Perrysburg: Revision of planning, zoning set


Perrysburg is preparing for the first complete revision of its planning and zoning code since the regulations were written in the 1960s.

"Over the years, we've done a series of patchwork and amendments to the code here and there," Councilman Tim McCarthy said. "We thought it was time to take a comprehensive look at the code."

City officials are seeking a consulting firm to help revise the code, which regulates many aspects of development in the city. A selection committee including several city administrators will review proposals from consultants and forward a recommendation to Perrysburg City Council, which will likely choose a consulting firm in March, said Rick Thielen, the city's planning and zoning administrator.

Revising the code is expected to take about eight months. A 12-member advisory committee made up of administrators and community members will oversee the update of the planning and zoning code.

"The advisory committee will be a sounding board for the consultants," Mr. Thielen said. "They will provide input and advice about how best to present the changes to the general public."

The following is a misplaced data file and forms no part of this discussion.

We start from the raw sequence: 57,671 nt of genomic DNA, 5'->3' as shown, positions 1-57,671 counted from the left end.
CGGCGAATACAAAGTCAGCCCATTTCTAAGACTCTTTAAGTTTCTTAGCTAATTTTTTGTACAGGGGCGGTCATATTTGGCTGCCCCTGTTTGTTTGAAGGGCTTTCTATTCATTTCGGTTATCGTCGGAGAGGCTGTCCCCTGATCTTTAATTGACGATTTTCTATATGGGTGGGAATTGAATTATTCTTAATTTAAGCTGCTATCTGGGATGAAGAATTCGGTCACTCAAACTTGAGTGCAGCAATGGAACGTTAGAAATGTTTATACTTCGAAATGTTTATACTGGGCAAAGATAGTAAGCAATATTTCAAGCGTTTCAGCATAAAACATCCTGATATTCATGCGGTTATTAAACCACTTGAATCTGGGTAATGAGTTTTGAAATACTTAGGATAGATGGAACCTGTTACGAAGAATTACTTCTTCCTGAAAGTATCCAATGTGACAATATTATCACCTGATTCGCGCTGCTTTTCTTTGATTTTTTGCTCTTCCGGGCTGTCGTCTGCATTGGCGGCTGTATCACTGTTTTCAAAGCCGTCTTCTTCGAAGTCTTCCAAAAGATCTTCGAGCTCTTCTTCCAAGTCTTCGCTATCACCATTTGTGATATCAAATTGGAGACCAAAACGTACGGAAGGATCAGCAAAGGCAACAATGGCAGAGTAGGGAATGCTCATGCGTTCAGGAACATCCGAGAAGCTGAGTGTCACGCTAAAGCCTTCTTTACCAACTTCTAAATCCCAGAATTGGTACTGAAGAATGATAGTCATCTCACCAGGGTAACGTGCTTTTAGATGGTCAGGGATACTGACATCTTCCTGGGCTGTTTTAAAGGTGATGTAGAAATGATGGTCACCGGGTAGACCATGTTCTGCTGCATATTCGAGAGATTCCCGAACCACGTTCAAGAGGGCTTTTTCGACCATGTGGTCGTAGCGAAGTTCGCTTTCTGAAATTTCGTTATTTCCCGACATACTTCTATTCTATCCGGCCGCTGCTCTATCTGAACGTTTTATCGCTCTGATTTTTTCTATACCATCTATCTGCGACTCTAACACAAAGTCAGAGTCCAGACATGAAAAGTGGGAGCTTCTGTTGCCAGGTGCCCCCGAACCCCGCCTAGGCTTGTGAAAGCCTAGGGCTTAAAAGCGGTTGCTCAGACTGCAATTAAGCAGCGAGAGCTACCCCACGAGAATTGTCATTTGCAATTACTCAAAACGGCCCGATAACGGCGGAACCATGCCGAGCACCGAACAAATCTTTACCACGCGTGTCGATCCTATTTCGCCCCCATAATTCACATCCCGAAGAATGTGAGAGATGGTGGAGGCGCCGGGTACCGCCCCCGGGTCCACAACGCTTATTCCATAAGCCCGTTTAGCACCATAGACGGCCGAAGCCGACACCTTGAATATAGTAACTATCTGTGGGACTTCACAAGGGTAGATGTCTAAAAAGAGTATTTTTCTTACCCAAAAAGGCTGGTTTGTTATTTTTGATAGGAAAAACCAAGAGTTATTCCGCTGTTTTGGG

The city plans to hold a series of public meetings to hear suggestions on the planning and zoning code from residents and other interested people, such as developers.

Mr. Thielen said he will attend meetings of local civic groups over the next few months to encourage public comment during the revision process.

"I'm going to go out of my way to solicit broad participation from the community," he said.

City officials said they will look at revising all sections of the code, but are particularly interested in examining the types of zoning districts, updating the code to deal with current building techniques and materials, and reconsidering parking requirements.

"I've personally had a concern for many years that we require far more parking than is needed," Mr. McCarthy said.

Many of the revisions will involve rearranging the code to better incorporate rules passed over the last few decades.

"We want to organize the code better," Mr. Thielen said. "It needs to be in order so the common person can read and understand it."